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Magnesium Deficiency: Top Solutions, Causes, & Signs

Written by Dr. Group, DC Founder
Several magnesium-rich foods that can help with magnesium deficiency.

Most health-conscious people have heard of magnesium (Mg), but many of them don't know a whole lot about it. Compared to other vitamins and minerals, it tends to fly under the radar. But, it's a vital nutrient that's essential for good health.

You may remember magnesium from the periodic table of scientific elements that was posted in your middle school science classroom. It plays a critical role in metabolism, and the body uses it for more than 300 biochemical reactions. Those processes support your immune system, promote a healthy nervous system and brain, maintain cardiovascular health, and build strong muscles and bones.

So, it's no surprise that when you do not get enough of this macromineral, your health can be negatively affected.[1]

What Is Magnesium Deficiency?

The human body doesn't produce magnesium; you have to get it through your diet. Magnesium deficiency occurs when you don't get enough magnesium in your diet or can't use the magnesium you do consume.

Normal magnesium levels fall between 0.75 and 0.95 mmol/L. Hypomagnesemia, which is an excessive magnesium deficiency, is a blood serum level below 0.75 mmol/L.[2]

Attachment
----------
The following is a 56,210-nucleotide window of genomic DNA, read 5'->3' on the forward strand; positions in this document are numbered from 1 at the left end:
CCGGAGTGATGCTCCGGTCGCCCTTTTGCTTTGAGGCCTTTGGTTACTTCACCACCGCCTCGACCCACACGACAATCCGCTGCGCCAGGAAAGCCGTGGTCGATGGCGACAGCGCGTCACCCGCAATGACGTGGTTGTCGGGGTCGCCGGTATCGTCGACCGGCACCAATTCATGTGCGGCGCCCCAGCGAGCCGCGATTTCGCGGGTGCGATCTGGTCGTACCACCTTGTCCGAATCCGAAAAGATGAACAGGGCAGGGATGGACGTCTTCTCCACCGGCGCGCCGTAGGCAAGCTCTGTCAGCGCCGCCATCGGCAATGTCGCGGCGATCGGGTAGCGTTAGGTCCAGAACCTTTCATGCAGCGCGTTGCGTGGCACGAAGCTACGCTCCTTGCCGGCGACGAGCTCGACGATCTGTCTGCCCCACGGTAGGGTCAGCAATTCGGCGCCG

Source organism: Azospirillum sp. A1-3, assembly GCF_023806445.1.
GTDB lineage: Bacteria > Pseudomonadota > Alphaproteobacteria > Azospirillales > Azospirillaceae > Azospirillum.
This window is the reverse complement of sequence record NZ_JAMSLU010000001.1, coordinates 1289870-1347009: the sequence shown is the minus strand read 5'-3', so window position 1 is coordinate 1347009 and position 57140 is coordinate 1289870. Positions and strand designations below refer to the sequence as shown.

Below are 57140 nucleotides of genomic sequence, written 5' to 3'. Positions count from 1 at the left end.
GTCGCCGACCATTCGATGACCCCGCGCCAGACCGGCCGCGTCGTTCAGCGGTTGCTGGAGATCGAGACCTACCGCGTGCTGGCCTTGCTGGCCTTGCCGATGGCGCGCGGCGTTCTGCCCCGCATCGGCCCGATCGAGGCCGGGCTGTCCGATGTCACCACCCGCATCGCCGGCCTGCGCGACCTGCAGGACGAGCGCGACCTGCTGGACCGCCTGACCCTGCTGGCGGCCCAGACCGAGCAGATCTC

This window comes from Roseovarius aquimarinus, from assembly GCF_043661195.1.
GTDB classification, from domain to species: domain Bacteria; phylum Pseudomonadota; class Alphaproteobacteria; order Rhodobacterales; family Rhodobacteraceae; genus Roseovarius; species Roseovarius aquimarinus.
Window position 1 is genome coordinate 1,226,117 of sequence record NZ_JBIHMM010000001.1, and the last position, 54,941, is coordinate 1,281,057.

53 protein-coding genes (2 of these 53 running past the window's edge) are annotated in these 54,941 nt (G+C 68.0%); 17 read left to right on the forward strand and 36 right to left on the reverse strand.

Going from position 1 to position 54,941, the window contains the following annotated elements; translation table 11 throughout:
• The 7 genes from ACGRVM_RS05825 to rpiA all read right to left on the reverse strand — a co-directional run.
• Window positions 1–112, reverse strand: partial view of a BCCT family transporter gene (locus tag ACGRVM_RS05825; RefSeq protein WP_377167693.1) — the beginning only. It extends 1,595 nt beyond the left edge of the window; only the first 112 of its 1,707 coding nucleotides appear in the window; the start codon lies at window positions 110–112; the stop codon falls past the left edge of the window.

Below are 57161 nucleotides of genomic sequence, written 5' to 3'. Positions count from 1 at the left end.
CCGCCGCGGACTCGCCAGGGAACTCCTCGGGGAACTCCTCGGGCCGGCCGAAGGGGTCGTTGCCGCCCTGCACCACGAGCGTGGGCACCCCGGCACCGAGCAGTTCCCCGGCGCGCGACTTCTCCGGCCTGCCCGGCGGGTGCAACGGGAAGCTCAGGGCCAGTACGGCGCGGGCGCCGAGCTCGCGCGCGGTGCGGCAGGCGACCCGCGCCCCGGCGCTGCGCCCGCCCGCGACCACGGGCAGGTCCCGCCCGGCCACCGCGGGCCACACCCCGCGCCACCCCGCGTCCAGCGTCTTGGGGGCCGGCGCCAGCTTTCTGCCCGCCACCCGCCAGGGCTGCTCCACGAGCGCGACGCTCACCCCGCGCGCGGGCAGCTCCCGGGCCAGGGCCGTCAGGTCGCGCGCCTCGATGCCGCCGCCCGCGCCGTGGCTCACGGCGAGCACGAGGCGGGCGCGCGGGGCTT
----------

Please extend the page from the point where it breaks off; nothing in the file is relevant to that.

While fewer than 2 percent of Americans have reached a clinically deficient state of magnesium, up to 75 percent of Americans don't meet the daily recommended intake. Even though you may not feel the immediate effects of low magnesium, it can have short- and long-term implications for your health.[3]

What Causes Magnesium Deficiency?

Ultimately, not getting enough magnesium or not using what you do get is what causes magnesium deficiency. Sometimes, even when you get the recommended daily allowance (RDA) of magnesium in your diet, your body is unable to use it. This can happen if the magnesium you consume is not well absorbed by your body — in other words, it has low bioavailability. There are different types of magnesium with varying levels of bioavailability. Additionally, certain conditions can also reduce the bioavailability of the magnesium you consume.